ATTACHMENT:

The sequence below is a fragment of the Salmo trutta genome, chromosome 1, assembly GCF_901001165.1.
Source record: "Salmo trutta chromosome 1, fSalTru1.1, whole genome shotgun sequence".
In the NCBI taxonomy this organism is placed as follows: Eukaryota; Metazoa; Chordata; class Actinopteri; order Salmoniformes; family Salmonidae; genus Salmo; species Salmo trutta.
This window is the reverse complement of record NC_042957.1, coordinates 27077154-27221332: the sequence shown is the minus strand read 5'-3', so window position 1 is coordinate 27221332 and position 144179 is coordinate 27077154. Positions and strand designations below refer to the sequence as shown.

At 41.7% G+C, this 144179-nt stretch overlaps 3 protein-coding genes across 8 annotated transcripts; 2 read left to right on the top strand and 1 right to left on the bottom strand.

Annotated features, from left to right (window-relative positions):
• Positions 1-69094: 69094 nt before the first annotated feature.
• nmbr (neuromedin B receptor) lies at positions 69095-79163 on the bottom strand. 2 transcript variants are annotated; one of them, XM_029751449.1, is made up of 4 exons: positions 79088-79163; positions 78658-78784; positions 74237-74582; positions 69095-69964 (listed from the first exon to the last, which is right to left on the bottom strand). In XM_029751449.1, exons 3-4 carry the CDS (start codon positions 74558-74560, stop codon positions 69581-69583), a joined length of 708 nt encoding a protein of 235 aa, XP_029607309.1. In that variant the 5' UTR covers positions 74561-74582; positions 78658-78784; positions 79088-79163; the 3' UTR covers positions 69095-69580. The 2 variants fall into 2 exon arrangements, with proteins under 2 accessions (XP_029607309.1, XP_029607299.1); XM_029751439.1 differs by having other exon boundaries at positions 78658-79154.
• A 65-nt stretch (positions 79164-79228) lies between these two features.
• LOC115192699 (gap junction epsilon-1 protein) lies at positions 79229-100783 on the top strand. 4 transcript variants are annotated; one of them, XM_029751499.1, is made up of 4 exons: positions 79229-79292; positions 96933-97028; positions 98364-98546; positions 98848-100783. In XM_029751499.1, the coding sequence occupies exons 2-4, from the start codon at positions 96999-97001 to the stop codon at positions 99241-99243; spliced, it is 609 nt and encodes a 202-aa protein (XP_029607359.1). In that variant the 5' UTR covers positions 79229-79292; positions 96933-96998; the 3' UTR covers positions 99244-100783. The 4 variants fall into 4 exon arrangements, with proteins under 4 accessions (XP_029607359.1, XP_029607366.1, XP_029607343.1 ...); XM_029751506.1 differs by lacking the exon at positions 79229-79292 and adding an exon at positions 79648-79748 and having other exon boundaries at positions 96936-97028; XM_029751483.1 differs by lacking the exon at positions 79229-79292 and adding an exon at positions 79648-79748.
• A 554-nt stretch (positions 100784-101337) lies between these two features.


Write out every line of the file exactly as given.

The sequence below is a fragment of the Salmo trutta genome, chromosome 1, assembly GCF_901001165.1.
Source record: "Salmo trutta chromosome 1, fSalTru1.1, whole genome shotgun sequence".
In the NCBI taxonomy this organism is placed as follows: Eukaryota; Metazoa; Chordata; class Actinopteri; order Salmoniformes; family Salmonidae; genus Salmo; species Salmo trutta.
This window is the reverse complement of record NC_042957.1, coordinates 27077154-27221332: the sequence shown is the minus strand read 5'-3', so window position 1 is coordinate 27221332 and position 144179 is coordinate 27077154. Positions and strand designations below refer to the sequence as shown.

At 41.7% G+C, this 144179-nt stretch overlaps 3 protein-coding genes across 8 annotated transcripts; 2 read left to right on the top strand and 1 right to left on the bottom strand.

Annotated features, from left to right (window-relative positions):
• Positions 1-69094: 69094 nt before the first annotated feature.
• nmbr (neuromedin B receptor) lies at positions 69095-79163 on the bottom strand. 2 transcript variants are annotated; one of them, XM_029751449.1, is made up of 4 exons: positions 79088-79163; positions 78658-78784; positions 74237-74582; positions 69095-69964 (listed from the first exon to the last, which is right to left on the bottom strand). In XM_029751449.1, exons 3-4 carry the CDS (start codon positions 74558-74560, stop codon positions 69581-69583), a joined length of 708 nt encoding a protein of 235 aa, XP_029607309.1. In that variant the 5' UTR covers positions 74561-74582; positions 78658-78784; positions 79088-79163; the 3' UTR covers positions 69095-69580. The 2 variants fall into 2 exon arrangements, with proteins under 2 accessions (XP_029607309.1, XP_029607299.1); XM_029751439.1 differs by having other exon boundaries at positions 78658-79154.
• A 65-nt stretch (positions 79164-79228) lies between these two features.
• LOC115192699 (gap junction epsilon-1 protein) lies at positions 79229-100783 on the top strand. 4 transcript variants are annotated; one of them, XM_029751499.1, is made up of 4 exons: positions 79229-79292; positions 96933-97028; positions 98364-98546; positions 98848-100783. In XM_029751499.1, the coding sequence occupies exons 2-4, from the start codon at positions 96999-97001 to the stop codon at positions 99241-99243; spliced, it is 609 nt and encodes a 202-aa protein (XP_029607359.1). In that variant the 5' UTR covers positions 79229-79292; positions 96933-96998; the 3' UTR covers positions 99244-100783. The 4 variants fall into 4 exon arrangements, with proteins under 4 accessions (XP_029607359.1, XP_029607366.1, XP_029607343.1 ...); XM_029751506.1 differs by lacking the exon at positions 79229-79292 and adding an exon at positions 79648-79748 and having other exon boundaries at positions 96936-97028; XM_029751483.1 differs by lacking the exon at positions 79229-79292 and adding an exon at positions 79648-79748.
• A 554-nt stretch (positions 100784-101337) lies between these two features.